Rwanda lived in relative peace and prosperity between 1973 and 1990. It was considered as a model of economic development and was often cited as an example by the World Bank and the International Monetary Fund. The Tutsi refugee problem, however, had not been resolved to their satisfaction. This then became the pretext for senior officers of the Ugandan army, including many Tutsis exiles born in Uganda or living there since 1959, to invade Rwanda on October 1, 1990. The Government of Rwanda and a vast majority of the Rwandan people saw that invasion as a counter-revolution aimed at catapulting the Tutsi aristocracy back into power. This book deals mainly with events that took place from 1990 on.
Rwanda is one of the most densely populated countries in the world. In April 1994, it had a population of 7,600,000, about 85 to 90 percent Hutu. Rwanda has an area of 26,340 square kilometres, about the same as the State of Vermont whose population is about 550,000.
A few words are in order to explain where this book comes from. Though Montreal has been my home since 1974, I did not arrive from Ontario where I was born, but rather from Ougadougou, capital of Burkina Faso. More exactly, I was arriving from Koudougou, some 100 kilometres to the west of Ouagadougou, where I had lived and taught English and history for two years. Before, during and after my stay in Koudougou, I was lucky enough to travel through, and stay in, almost all West African countries, from Mauritania to Cameroon and to pursue my interest in African history that I had studied at the University of Toronto.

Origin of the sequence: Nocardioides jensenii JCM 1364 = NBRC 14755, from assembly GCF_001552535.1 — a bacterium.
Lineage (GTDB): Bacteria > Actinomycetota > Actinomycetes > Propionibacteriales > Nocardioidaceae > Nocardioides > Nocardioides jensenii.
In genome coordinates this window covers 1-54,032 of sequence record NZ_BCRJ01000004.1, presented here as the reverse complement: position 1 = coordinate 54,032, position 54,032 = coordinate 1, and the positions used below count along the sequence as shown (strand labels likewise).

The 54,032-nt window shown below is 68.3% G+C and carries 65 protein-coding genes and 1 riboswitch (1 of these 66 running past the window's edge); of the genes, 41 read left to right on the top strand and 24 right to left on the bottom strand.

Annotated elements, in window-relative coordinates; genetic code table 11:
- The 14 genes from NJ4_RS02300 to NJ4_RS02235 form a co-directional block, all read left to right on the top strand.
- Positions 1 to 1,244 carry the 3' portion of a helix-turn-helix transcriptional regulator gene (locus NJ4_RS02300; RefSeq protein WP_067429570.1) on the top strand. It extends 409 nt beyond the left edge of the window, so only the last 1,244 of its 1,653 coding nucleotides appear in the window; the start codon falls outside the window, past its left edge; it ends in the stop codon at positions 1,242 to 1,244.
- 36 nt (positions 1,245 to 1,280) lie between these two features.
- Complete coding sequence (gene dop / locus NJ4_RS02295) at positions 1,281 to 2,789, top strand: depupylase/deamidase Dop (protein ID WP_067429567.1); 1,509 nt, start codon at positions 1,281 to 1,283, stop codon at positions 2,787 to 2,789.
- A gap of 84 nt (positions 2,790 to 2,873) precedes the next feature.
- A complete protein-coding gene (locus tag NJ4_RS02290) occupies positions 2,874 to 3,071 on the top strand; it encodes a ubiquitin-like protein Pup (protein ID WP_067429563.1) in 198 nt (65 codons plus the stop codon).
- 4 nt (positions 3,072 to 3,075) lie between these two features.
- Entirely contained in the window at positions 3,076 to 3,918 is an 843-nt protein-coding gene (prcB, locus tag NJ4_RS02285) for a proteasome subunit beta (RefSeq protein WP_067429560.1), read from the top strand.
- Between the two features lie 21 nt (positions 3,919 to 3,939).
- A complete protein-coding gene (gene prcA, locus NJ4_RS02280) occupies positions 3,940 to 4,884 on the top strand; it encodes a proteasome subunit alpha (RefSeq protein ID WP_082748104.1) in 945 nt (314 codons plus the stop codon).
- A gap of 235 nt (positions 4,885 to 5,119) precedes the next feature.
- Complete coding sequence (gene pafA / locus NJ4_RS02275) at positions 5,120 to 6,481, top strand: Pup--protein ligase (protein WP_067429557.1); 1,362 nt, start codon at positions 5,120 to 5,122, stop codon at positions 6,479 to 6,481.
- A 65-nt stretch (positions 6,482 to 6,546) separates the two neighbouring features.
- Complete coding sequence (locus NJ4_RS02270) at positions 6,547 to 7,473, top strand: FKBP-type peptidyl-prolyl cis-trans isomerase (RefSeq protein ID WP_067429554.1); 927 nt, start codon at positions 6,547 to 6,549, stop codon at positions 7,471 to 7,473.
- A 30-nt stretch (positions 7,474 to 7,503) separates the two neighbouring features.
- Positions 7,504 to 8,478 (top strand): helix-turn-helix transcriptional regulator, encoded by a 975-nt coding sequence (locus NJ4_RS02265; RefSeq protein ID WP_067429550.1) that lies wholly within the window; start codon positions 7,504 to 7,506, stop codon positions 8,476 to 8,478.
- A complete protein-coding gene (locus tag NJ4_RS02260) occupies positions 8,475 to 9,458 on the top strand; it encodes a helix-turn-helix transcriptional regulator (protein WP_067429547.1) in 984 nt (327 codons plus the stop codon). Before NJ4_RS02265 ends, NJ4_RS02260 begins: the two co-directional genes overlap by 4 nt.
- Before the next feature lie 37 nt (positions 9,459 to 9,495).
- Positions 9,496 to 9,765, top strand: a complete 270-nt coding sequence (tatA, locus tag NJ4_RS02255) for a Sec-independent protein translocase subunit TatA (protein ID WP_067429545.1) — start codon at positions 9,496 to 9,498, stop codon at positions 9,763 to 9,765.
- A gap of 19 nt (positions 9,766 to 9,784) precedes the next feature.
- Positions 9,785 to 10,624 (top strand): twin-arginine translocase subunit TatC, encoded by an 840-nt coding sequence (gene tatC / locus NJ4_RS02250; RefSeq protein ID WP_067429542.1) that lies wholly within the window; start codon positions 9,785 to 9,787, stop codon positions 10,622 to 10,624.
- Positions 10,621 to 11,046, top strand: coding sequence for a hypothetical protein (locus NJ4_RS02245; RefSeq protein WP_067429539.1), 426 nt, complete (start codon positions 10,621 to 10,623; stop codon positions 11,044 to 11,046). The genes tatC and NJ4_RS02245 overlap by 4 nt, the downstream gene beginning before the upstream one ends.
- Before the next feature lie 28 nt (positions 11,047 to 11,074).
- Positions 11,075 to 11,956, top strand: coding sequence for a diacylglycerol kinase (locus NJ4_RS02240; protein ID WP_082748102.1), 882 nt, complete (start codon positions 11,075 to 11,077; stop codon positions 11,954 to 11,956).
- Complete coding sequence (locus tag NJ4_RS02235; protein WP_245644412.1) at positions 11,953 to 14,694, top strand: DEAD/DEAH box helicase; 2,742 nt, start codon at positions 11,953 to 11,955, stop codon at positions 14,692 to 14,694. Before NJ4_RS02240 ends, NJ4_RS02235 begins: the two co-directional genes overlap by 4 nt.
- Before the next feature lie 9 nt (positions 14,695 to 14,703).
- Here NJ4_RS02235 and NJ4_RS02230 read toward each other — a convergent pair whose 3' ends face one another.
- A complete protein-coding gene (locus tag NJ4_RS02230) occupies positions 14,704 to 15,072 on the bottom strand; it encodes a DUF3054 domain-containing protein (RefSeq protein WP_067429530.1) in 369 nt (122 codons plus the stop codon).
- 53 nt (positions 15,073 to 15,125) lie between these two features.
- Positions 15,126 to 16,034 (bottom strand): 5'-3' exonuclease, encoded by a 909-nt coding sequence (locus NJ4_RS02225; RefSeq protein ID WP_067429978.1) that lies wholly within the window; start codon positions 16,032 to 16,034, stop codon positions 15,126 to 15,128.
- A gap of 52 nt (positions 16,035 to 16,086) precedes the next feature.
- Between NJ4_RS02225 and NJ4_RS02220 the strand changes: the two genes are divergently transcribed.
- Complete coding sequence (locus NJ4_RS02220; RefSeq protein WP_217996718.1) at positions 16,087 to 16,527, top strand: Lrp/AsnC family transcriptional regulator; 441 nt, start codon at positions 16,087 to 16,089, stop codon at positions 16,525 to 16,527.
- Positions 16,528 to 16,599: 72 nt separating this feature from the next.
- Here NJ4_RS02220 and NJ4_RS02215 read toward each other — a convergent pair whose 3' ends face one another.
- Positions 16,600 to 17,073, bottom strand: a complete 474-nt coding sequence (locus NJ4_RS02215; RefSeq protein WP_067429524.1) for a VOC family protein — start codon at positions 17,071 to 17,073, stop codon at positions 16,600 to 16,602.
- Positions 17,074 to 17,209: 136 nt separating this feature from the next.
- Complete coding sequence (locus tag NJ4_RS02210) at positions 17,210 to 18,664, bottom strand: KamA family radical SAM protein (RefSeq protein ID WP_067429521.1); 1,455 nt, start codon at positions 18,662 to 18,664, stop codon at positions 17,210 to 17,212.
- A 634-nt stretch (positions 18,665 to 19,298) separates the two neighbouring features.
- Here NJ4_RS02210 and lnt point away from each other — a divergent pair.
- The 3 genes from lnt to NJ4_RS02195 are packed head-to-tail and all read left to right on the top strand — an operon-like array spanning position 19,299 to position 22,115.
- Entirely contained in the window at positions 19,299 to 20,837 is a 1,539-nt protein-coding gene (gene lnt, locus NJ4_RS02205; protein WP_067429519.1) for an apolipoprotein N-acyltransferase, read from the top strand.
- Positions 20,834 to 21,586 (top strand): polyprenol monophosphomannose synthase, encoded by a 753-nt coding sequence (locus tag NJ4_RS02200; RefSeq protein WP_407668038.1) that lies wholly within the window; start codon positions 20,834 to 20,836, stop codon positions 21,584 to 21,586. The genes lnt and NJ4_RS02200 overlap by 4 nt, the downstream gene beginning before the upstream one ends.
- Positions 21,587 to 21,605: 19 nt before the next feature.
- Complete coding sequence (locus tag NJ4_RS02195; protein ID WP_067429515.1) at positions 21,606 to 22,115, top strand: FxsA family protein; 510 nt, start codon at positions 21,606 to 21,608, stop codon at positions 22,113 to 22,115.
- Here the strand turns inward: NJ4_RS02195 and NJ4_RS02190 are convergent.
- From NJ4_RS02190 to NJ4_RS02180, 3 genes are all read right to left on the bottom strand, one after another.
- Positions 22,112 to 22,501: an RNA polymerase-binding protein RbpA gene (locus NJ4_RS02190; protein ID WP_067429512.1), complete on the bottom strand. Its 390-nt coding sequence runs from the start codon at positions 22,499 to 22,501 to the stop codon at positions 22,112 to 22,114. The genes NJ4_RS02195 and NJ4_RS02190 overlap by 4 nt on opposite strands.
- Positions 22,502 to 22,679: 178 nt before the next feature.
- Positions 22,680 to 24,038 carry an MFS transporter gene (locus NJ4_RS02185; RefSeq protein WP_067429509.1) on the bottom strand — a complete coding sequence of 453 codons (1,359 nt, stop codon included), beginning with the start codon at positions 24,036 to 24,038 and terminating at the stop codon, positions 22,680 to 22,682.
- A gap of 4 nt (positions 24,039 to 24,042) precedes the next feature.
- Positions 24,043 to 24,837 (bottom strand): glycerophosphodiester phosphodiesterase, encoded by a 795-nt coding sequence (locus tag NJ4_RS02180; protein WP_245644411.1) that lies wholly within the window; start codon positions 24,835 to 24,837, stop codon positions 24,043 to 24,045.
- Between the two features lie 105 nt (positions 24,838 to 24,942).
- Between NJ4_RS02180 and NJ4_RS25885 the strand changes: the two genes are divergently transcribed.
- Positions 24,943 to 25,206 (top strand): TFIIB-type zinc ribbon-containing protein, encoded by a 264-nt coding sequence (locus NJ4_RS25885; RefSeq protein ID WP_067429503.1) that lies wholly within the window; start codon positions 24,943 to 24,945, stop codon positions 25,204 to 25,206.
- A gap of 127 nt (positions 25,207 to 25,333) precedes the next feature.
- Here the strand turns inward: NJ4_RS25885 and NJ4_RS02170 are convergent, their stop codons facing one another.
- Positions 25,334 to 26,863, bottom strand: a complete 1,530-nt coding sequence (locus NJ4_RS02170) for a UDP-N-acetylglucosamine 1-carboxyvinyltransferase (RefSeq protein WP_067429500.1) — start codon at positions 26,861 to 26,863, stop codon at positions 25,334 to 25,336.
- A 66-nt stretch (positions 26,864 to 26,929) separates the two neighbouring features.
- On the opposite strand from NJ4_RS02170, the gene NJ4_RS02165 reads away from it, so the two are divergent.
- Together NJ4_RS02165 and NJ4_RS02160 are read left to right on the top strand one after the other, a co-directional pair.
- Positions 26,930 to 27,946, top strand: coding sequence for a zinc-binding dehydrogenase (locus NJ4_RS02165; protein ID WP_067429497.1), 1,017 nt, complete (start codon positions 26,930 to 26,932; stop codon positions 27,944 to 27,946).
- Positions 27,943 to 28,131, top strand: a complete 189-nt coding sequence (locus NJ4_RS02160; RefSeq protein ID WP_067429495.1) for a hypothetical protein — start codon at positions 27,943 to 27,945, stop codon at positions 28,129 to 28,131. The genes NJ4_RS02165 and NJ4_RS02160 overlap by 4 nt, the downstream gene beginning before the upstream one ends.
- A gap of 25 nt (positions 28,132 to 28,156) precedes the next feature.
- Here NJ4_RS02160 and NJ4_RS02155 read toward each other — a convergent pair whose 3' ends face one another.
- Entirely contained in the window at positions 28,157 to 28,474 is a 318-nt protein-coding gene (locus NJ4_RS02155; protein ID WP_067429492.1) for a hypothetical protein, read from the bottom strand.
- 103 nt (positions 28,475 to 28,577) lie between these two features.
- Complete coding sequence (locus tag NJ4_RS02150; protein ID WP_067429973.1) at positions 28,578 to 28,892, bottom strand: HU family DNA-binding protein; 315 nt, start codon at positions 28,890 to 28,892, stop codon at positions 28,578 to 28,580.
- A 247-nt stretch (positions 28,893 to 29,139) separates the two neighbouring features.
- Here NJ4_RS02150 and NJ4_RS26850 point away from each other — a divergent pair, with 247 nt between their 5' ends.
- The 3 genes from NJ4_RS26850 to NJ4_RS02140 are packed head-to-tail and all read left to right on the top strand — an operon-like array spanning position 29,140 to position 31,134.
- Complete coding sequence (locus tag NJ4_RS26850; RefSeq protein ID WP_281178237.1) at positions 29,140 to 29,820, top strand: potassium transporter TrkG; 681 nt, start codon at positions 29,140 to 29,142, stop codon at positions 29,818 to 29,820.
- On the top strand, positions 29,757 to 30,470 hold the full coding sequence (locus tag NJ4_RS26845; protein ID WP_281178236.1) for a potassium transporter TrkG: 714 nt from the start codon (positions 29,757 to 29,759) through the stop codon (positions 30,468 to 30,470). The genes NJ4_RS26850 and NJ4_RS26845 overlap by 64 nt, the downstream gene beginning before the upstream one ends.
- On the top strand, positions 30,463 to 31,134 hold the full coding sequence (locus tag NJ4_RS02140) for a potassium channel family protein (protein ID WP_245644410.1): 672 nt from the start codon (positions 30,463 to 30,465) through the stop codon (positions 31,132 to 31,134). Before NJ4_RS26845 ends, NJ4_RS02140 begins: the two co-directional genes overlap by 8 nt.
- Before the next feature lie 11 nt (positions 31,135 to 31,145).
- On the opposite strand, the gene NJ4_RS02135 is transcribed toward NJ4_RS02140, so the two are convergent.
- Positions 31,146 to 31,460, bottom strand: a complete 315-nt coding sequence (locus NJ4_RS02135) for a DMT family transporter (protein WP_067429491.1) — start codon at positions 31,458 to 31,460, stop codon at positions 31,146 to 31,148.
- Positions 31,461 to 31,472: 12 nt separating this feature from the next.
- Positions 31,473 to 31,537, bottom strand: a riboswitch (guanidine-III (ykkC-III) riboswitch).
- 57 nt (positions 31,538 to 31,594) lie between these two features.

Settling in Montreal, Quebec was no accident. Leaving a French-speaking country in a French-speaking region of Africa for another French-speaking country, Quebec, was only normal. In addition to language, there were also political affinities. African independence was still fresh in the minds of Africans, as was colonialism, and the very many Quebecers in Africa at that time were talking about independence and Canadian colonialism in Quebec.
Bamako, Mali, and not Toronto or Thunder Bay in Canada, was where I first heard music by Quebec poet and singer Gilles Vigneault. N’djamena, Chad (formerly Fort-Lamy) and not Vancouver or Ottawa was where I learned who Félix Leclerc was. In Koudougou, I read Les nègres blancs d’Amérique (White Niggers of America) and found out what the 24th of June meant for Quebecers. At the same time and with the same enthusiasm I encountered Une vie de boy (Houseboy) by Ferdinand Oyono, in Yaoundé, Cameroon. In Dakar, I learned who exactly Léopold Sédar Senghor was and read Sembène Ousman’s God’s Bits of Wood, and in Nigeria, I read Chinua Achebe’s Things Fall Apart.